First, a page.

I was on Facebook yesterday when I saw a job posting for a company’s iOS team. Usually, job postings only stand out with a few keywords such as welfare, technology stacks, etc. but the contents of this job posting were very easily read just like a tech blog. Many of the things I wanted to introduce when I was in my old team were already built here. I tried introducing these things one by one alone as I persuaded my teammates, so I knew that it would have taken a lot of time, effort, and trial and error to build this mobile development environment. As I was nodding my head and reading the post, I thought, ‘what if I read this when I was still a rookie?’ I don’t think I would have understood what’s good or how it’d affect me because I’ve had no experience and knowledge. Now I know because I’ve experienced both a development environment like this and when there wasn’t any. All these big and small things come together to determine the quality of time I spend at work. There need to be only a few things that cut off the flow during development, as well as simple, repetitive tasks.
Quality time of work means a lot of time to focus on development and this time connects to a developer’s growth.

Deployment Automation

“All codes are tested each commit, and builds under development are being shared to the team members dozens of times in a day.”

Automated deployment means an environment where an app is built with a single(or 0) click and is delivered directly to the internal user or external stores. Deployment is simple, repetitive, and time-consuming. When I went to the previous time for the first time, only half of it was automated. An app version or a build number was required to deploy an app. But someone had to commit it manually, create a PR, pass all the tests according to the policy, and lastly, another developer had to approve the PR before uploading the version. Since this was the process, whenever I tried to deliver the app to the team members, two developers’ workflow was cut off. I felt a problem with this method, so I constantly tried to improve it, and in the end, it was automated enough for Siri to deploy the app, and the time and effort spent for deployment were greatly reduced.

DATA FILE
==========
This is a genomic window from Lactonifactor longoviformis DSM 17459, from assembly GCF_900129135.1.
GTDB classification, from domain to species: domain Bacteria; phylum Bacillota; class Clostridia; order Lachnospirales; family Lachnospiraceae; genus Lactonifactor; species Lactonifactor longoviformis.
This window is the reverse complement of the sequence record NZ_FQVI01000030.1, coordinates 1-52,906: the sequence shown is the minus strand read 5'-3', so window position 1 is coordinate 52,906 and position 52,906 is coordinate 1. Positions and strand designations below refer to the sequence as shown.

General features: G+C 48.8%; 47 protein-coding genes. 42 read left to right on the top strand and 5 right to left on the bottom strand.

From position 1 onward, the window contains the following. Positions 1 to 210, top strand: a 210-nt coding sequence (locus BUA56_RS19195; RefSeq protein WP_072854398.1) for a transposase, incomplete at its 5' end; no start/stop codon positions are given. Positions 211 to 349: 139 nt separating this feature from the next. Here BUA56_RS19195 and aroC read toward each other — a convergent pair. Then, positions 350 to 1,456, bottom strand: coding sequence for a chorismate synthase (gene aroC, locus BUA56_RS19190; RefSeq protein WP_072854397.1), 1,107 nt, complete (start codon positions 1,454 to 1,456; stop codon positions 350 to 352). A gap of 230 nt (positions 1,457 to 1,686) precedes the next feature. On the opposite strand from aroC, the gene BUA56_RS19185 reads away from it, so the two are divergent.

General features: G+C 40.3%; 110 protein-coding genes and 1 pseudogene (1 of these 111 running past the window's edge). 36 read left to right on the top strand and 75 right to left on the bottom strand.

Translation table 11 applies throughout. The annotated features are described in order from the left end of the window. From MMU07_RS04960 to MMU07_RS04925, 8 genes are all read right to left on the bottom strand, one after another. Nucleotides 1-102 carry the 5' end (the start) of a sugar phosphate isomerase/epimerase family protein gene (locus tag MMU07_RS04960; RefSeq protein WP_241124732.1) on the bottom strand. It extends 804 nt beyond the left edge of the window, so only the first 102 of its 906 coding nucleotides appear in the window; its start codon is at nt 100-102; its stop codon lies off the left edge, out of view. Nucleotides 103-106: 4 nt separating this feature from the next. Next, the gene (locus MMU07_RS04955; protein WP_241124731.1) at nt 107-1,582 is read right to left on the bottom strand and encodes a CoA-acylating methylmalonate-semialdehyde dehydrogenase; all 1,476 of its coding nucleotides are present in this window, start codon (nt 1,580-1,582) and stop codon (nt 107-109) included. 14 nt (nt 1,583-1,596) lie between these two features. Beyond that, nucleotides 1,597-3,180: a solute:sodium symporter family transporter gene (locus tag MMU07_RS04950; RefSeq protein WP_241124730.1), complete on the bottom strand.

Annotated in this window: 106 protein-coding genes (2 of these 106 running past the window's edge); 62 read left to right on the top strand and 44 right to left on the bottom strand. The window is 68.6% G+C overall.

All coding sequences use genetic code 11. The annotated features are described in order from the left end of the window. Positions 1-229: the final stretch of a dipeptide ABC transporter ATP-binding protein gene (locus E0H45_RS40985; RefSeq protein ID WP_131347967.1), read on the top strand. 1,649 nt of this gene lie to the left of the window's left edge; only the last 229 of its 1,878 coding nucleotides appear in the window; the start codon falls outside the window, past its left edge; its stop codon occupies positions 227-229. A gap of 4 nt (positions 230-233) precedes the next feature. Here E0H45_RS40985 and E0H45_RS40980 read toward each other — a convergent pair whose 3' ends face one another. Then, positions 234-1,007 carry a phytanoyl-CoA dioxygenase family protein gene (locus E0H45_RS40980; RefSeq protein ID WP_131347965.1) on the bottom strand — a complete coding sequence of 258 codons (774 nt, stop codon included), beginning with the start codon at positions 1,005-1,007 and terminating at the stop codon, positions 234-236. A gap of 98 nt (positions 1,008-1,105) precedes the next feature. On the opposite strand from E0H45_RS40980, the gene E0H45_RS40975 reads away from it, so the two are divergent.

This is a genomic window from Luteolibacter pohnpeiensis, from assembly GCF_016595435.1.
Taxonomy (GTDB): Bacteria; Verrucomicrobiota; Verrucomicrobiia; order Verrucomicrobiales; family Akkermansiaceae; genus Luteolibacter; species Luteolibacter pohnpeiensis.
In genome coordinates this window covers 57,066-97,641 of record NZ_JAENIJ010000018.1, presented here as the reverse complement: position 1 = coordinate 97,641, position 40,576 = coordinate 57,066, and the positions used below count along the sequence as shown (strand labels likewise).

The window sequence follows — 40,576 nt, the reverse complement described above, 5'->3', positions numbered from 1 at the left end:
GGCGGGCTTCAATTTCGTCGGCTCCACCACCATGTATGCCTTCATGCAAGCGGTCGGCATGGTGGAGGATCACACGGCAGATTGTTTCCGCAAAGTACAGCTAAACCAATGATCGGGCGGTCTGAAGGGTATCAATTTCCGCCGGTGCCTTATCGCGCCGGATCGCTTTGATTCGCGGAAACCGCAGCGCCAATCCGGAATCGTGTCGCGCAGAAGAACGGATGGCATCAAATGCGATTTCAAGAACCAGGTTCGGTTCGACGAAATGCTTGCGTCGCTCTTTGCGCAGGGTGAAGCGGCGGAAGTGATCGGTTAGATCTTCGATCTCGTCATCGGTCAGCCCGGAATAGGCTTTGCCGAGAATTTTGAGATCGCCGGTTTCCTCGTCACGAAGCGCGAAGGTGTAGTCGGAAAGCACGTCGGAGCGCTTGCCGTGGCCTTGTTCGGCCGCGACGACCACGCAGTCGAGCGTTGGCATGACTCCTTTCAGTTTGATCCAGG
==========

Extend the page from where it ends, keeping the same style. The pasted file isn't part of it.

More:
To get immersed in development, continuous time without interruption is very important. Two sessions of 30 minutes are not the same as one hour. Sharing builds for dozens of times in a day means the deployment is completely automated, so the developer does not have to worry about it at work, and the team members can install the latest version without having to interrupt other teammates. A good environment has CI/CD in place, so interruptions like these are reduced as much as possible.

Feature Flags

“Introduced feature flags to create an environment where deployment can be done for users every week”

Feature flags are devices that use Boolean values from the back end that can turn features of an app on and off. If there are no feature flags, codes cannot be pushed into the master branch so a feature branch should be managed separately. The larger the feature and the longer it takes to develop, the master and feature branches become further away from each other, and it becomes difficult to merge them together later. I’ve seen cases where the codes get lost and features break because merge conflicts were wrongly modified.
After experiencing something like this, merging code into the master branch becomes a serious task, causing anxiety and fear. Working hard in development and finishing tests well, but facing problems in the last step while merging codes will discourage developers.